Transgender US soldier at center of WikiLeaks case
Washington (AFP): Chelsea Manning, the transgender American soldier whose prison sentence President Barack Obama commuted Tuesday, became a hero to anti-war activists and a villain to government officials outraged over her leaking of classified files.
Originally named Bradley, Manning was convicted in August 2013 and sentenced to 35 years in prison for espionage and other offenses after admitting to handing a massive trove of classified documents to the WikiLeaks website.
After sentencing, Manning announced that she identified as female and later obtained legal authorization to change her name and receive hormone therapy.
She remains, however, in an all-male military prison in Kansas, where she has been appealing her sentence.
Manning, 29, last year twice attempted suicide, and in September began a hunger strike to protest what she said was the military’s refusal to treat her gender dysphoria.
Five days later, she ended the protest after the US Army agreed to provide her with surgery.
That move followed a Pentagon decision to allow transgender troops to serve openly, and to pay for related medical treatment — including gender reassignment.
A native of Oklahoma who later moved to Wales, Manning reportedly was taunted by other children for being a “geek,” and as a youth in Britain endured ridicule from classmates for being a young gay man.
Manning’s father kicked Manning out of the house when he learned his child’s sexual orientation.
In 2007, Manning joined the Army and trained as an intelligence analyst, before deploying with the 10th Mountain Division to a base near Baghdad.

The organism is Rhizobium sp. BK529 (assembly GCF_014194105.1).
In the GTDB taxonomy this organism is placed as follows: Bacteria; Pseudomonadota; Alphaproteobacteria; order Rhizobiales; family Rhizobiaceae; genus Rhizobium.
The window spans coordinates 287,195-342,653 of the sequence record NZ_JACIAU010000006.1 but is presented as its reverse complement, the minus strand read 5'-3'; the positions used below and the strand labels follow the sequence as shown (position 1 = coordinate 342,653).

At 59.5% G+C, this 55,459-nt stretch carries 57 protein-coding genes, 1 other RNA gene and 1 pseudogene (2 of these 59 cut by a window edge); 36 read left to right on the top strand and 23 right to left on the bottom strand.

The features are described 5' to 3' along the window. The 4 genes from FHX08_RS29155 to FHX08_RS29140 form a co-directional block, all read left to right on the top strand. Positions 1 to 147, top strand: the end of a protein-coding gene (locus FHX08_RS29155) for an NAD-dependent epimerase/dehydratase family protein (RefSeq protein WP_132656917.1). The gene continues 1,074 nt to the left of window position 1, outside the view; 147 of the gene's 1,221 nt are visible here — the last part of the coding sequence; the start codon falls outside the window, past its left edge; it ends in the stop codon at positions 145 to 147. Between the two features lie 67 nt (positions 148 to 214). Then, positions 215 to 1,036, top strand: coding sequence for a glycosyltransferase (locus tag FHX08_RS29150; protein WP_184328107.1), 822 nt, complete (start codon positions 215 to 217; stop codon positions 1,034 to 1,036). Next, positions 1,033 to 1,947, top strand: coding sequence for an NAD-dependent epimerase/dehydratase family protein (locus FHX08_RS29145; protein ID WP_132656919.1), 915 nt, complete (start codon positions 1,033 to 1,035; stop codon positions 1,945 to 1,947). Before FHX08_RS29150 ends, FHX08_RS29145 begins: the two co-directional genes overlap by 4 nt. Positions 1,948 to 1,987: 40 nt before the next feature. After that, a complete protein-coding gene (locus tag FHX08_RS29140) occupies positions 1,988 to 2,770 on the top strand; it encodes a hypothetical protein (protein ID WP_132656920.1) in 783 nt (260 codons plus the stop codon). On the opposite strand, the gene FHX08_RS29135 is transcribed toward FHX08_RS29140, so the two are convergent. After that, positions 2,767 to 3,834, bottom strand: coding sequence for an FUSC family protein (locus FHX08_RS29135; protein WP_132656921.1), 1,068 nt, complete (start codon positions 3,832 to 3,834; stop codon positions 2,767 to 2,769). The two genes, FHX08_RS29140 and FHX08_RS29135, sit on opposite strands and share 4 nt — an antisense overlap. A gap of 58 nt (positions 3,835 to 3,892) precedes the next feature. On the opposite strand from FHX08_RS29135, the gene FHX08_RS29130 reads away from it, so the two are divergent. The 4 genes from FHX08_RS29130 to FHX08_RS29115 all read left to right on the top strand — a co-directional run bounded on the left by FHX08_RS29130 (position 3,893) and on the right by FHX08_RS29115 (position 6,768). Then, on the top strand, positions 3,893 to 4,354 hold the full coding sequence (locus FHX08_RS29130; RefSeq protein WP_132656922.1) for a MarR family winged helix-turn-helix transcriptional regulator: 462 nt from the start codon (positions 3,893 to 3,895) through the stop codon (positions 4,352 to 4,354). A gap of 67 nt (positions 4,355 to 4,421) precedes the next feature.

In Iraq, Manning was subject to the military’s ban on openly gay troops, known as “Don’t Ask, Don’t Tell.” The law has since been repealed.
Friends and those who knew Manning growing up have described a youth who struggled to find acceptance, according to The New York Times, with Manning’s ambitions in the Army frustrated by being asked to perform menial tasks.
– Low-ranking analyst -In the Army, Manning was reportedly reprimanded for assaulting an officer, resulting in a demotion from specialist to private first class.
As a low-ranking intelligence analyst, Manning had access to a vast archive of sensitive documents on the military’s classified computer network, SIPRnet or the Secret Internet Protocol Router Network.
In online conversations published in the magazine Wired with a former hacker, Adrian Lamo, Manning said “let’s just say ‘someone’ I know intimately well, has been penetrating US classified networks,” and transferring the data “to a crazy white-haired Aussie who can’t seem to stay in one country very long,” an apparent reference to WikiLeaks founder Julian Assange, who remains holed up in the Ecuadorian embassy in London in a bid to avoid extradition to the United States.
Manning told Lamo the motive was to expose the “truth.”
“I want people to see the truth… because without information, you cannot make informed decisions as a public,” Manning said, according to Lamo, who turned over the online chats to the authorities.
Manning was first detained in May 2010 for leaking US military files — including video of a helicopter gunship attack — and classified State Department cables.
Later, Manning admitted to downloading some 700,000 sensitive military and diplomatic files and handing classified documents over to WikiLeaks.
Manning — who has been serving time in solitary confinement — is now eligible for release in May.
Assange last week said he would agree to be extradited to the United States if Obama granted clemency to Manning, jailed for leaking documents.
“Ms Manning is the longest serving whistleblower in the history of the United States. Her 35-year sentence for disclosing information that served the public interest and never caused harm to the United States was always excessive, and we’re delighted that justice is being served in the form of this commutation,” Manning’s lawyers said in a statement.